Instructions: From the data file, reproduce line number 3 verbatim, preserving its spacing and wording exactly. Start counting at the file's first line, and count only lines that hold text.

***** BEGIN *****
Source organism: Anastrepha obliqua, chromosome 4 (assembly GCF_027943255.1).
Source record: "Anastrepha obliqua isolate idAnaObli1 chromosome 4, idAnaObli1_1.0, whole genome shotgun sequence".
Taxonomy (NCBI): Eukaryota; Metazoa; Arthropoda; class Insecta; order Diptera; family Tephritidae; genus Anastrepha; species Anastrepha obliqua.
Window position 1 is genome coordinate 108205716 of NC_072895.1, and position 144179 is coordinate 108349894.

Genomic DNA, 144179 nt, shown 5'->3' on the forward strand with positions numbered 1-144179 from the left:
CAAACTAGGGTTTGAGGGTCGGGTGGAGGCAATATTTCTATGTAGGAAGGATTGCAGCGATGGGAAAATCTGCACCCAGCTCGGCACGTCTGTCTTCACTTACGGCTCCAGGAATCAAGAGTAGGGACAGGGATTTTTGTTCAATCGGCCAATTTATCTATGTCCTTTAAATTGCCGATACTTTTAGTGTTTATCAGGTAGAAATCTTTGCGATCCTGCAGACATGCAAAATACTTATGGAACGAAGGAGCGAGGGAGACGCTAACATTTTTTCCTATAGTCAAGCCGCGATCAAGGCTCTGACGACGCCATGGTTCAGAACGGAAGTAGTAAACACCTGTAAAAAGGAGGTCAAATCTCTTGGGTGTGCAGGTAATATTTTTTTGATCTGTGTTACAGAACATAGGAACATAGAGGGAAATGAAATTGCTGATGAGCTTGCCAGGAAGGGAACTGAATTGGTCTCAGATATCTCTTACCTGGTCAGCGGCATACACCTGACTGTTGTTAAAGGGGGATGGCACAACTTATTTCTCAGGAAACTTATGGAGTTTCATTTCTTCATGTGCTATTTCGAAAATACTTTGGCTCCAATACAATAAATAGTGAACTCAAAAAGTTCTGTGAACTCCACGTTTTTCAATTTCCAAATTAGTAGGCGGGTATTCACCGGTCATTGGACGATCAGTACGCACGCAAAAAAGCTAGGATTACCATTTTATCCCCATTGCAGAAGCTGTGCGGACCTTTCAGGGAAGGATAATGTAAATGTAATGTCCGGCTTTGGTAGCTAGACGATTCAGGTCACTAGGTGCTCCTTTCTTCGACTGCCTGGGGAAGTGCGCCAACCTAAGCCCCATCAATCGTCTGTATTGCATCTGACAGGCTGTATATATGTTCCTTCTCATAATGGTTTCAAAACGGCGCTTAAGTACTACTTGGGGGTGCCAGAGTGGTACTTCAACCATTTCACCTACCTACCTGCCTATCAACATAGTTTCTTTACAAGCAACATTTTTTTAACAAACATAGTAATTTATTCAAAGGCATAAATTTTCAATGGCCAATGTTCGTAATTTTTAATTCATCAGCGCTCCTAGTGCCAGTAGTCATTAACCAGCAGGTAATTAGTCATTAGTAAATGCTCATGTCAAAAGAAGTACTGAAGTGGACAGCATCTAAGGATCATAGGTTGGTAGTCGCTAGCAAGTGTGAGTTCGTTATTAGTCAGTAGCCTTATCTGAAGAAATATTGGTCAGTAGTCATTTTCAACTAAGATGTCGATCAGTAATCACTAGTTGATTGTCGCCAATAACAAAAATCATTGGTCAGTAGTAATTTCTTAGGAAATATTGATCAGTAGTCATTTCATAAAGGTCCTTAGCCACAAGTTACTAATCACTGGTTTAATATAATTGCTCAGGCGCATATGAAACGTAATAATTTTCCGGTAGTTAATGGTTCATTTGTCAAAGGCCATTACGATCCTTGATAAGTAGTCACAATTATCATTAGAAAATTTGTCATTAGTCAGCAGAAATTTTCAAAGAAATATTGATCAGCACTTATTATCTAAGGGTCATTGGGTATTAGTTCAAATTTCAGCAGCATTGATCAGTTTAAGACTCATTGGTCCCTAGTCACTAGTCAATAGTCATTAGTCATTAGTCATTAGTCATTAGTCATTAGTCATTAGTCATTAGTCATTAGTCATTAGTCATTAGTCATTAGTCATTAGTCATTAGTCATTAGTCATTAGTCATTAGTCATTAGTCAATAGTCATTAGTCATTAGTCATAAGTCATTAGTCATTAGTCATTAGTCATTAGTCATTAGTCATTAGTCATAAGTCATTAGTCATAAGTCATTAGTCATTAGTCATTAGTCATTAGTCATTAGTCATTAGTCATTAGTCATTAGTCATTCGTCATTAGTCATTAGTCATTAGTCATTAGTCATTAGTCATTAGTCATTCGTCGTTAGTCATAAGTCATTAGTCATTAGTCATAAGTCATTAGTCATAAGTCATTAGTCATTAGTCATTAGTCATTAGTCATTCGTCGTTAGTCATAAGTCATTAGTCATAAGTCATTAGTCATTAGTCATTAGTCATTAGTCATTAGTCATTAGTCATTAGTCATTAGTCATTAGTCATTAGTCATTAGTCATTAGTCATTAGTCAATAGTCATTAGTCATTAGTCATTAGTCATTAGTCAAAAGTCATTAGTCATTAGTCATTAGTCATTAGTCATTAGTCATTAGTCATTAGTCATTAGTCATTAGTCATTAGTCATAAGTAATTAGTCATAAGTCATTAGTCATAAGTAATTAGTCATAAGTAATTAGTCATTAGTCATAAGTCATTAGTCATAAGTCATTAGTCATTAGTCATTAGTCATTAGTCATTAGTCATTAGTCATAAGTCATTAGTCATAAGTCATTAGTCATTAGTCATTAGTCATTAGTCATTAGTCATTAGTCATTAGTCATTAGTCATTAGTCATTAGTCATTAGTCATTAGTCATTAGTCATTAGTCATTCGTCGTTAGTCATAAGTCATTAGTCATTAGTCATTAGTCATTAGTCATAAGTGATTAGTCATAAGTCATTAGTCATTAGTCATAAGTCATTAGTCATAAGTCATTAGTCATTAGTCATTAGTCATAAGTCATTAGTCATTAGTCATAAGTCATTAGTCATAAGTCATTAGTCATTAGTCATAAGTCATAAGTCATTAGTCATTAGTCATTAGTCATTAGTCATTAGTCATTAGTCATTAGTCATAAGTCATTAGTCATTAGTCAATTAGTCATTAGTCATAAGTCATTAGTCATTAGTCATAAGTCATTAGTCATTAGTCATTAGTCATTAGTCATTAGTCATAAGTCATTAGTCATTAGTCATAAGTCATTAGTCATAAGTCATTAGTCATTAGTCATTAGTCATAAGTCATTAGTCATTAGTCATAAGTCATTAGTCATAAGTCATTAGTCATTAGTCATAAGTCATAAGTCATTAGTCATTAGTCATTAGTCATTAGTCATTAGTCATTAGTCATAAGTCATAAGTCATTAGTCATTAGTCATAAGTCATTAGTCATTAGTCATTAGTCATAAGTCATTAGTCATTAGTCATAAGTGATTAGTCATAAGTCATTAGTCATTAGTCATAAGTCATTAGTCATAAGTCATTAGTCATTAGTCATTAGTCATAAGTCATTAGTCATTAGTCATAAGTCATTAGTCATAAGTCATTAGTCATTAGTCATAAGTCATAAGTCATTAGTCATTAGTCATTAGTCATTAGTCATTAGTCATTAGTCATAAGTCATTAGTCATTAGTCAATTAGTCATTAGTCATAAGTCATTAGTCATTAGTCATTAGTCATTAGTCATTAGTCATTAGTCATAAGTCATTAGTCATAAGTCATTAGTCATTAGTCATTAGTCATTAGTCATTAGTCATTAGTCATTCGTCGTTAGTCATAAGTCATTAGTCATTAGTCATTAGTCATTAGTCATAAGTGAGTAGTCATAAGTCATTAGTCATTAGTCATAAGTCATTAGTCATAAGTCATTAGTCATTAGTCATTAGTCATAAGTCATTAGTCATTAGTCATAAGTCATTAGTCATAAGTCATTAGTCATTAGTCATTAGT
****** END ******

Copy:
Taxonomy (NCBI): Eukaryota; Metazoa; Arthropoda; class Insecta; order Diptera; family Tephritidae; genus Anastrepha; species Anastrepha obliqua.